My near-rape experience in Delhi

21 Apr

The statistics caught up to me.  I suppose, after writing and talking offhandly about the higher chances of being raped in Delhi—warning others, but not taking the warning seriously myself–it was karma.  But the irony of my near-rape experience was how ordinary it was.  The setting was normal, the man involved quite amateur and non-malicious.  Perhaps he didn’t even intend rape.  I was both lucky and unlucky.

Here is the incident:  At sunset, I took an auto-rickshaw with an Indian male friend, who got out early to his destination. I then broke the driver-rider silence to direct the rickshaw driver to a shortcut.  This is where trouble started.  He was confused about the shortcut.  He started speaking Hindi to me, more and more, though it was obvious that I didn’t understand, and I laughingly spoke back to him in English.  It got completely dark (7:45 p.m., well ahead of 8:30 curfew) and we came upon a lampless backroad illuminated only by passing cars that I described in an earlier blog entry.  Still speaking Hindi animatedly and laughing, he hesitated on the road and then got out to pee.  I called a friend at that point, potentially saving myself.  For the rest of the 1-km path, he went slowly, hesitating more and more, speaking Hindi loudly and then stopped completely in the road, a lonely road with dark office buildings on the side and bushes on the other.   He then tried undoing the rope that held the curtains up on the autorickshaw, ignoring my pleas to go straight, and asking me for help, which I confusingly tried to acquiesce with.  The rope wouldn’t come undone.  He wouldn’t drive the auto. I moved to leave the rickshaw.  He started the motor again but stopped two seconds later.  It was a strange game we were playing.  He was still grinning.  Then he reached his hand toward mine, grabbing my arm and my thighs.  At that point I jumped out (thank goodness for cheap, no-door rickshaws) and started running.  I ran the rest of way home.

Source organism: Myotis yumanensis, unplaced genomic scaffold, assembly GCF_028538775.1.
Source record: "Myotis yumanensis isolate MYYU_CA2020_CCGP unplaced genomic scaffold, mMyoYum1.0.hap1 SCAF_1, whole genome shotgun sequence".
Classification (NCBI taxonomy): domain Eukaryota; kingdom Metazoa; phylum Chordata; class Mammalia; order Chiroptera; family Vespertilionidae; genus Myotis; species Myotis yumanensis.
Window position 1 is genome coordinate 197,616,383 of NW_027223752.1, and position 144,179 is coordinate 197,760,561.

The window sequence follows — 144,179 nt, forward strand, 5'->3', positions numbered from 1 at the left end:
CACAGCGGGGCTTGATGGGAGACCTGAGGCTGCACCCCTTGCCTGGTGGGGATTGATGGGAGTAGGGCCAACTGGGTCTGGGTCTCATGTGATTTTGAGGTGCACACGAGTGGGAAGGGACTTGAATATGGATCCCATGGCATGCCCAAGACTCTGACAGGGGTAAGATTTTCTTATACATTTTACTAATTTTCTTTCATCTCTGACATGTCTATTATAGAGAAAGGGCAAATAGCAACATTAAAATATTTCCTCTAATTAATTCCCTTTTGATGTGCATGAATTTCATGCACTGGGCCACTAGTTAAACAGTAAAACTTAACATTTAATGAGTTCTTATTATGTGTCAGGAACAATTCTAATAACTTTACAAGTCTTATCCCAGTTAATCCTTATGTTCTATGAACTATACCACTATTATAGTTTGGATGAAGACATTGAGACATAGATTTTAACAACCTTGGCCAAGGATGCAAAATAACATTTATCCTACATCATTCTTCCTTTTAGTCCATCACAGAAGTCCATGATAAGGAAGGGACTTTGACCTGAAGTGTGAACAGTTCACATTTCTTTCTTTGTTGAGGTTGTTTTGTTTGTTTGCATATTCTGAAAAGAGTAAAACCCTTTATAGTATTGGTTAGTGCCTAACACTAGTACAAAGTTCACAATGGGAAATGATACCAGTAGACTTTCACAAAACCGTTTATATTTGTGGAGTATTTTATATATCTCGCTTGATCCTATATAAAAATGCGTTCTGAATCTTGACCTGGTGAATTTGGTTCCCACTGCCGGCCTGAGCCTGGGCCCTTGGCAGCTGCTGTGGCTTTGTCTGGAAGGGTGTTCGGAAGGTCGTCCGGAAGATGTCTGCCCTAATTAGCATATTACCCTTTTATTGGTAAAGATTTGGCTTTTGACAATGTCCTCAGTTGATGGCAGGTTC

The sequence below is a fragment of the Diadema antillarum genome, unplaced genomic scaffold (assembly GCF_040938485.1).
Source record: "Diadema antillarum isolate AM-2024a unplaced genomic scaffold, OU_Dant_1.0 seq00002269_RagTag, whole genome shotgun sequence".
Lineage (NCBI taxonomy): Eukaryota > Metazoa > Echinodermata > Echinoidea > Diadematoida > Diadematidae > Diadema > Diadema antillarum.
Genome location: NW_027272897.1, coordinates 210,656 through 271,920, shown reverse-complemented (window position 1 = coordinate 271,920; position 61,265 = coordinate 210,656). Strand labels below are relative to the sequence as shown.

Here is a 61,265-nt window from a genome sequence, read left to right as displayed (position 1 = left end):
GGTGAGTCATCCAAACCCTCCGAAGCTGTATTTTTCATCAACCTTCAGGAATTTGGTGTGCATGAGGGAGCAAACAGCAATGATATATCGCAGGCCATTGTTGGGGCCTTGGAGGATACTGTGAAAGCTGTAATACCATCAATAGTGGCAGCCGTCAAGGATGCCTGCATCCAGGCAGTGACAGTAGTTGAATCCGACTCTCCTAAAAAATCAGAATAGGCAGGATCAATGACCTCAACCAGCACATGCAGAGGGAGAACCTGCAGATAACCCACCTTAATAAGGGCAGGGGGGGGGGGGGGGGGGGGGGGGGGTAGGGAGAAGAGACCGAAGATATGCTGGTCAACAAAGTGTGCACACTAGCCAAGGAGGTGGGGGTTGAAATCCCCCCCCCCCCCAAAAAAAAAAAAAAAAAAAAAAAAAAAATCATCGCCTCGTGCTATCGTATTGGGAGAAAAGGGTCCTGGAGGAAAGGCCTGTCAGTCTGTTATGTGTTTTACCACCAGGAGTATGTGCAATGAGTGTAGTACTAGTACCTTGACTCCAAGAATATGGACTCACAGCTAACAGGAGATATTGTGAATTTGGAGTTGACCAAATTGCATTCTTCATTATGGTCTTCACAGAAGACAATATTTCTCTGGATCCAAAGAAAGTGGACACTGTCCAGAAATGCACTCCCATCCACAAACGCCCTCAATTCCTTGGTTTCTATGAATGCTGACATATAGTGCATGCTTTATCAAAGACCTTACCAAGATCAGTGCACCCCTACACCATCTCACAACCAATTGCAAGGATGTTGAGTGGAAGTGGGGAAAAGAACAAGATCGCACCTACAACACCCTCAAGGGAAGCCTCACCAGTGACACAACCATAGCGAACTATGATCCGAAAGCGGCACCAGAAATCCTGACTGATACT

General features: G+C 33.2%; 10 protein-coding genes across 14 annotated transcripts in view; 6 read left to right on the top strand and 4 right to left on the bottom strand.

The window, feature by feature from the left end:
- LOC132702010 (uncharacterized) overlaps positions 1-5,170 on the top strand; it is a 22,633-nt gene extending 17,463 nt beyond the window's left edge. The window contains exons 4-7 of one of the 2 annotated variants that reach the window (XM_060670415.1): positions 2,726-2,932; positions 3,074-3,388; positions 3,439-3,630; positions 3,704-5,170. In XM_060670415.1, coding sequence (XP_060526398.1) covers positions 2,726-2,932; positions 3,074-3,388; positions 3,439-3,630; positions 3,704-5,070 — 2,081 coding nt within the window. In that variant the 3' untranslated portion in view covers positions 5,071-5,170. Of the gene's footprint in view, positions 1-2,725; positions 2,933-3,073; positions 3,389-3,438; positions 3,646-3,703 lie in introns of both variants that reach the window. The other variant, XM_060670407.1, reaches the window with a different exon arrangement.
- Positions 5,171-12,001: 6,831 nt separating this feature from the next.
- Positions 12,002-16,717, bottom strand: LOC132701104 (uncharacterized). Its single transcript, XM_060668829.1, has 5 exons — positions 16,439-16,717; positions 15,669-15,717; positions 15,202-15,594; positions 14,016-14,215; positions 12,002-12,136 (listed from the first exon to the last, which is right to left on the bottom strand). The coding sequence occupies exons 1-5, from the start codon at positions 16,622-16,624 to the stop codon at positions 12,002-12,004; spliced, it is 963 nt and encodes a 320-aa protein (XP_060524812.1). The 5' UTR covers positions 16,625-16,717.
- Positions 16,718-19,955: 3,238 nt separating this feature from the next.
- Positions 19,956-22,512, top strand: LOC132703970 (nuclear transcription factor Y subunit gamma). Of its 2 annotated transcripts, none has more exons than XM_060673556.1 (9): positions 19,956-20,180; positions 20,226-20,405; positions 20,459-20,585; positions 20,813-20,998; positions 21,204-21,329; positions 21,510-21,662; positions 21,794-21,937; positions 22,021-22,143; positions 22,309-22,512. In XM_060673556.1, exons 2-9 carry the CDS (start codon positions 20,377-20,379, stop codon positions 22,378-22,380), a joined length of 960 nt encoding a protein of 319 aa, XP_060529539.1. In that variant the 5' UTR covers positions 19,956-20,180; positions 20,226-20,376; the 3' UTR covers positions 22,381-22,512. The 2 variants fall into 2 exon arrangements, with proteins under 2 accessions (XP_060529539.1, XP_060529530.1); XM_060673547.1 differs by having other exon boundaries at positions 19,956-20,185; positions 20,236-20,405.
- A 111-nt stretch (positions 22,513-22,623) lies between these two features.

This story happened to a friend of mine, though in daylight and under more polite circumstances.  The rickshaw driver asked for her hand.  I am sure both of our drivers were trying to push their luck, probably gropists but not serial-killer rapists.  He could’ve chased after me.  The incident wasn’t scarring and I still want to obliterate the hostel’s 8:30 curfew (that did nothing to prevent this incident!), though I now give some credence to not trusting rickshaw drivers at night.  The truth is that in Delhi, as in anywhere, you can be raped in daylight.

Update:  In an earlier post, Living in 3 Slums, I mentioned that I live in one of the most dangerous areas of Delhi, formerly known as Murder Kunj.  I suppose that nickname still holds true, as a few days ago, a 20-year old student was stabbed to death a few blocks from my dormitory.  It was probably a targeted killing, as the victim’s belongings were left untouched, but most troubling was the incompetency of the guard on duty and the lack of police patrol on the street, which contributes to Vasant Kunj being so dangerous.  In fact, the day before the murder, there was a shootout in Vasant Kunj between a criminal hailing from another district and police who were tailing him.  Vasant Kunj, being so isolated, is now the place for people to commit crimes and get away with it.

I wish that TERI University would follow Yale’s cue and offer dogs for rent.  Except I need one not to prevent depression, but to prevent rapes.

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One Response to “My near-rape experience in Delhi”

  1. Vijay July 10, 2011 at 10:34 am #

    you should have lodged a complaint against that auto driver
    anyways its good to know that you are safe
    these kinds of things happens everywhere and it sure is bad
    after all this is a male chauvinistic world and it cant be changed easily

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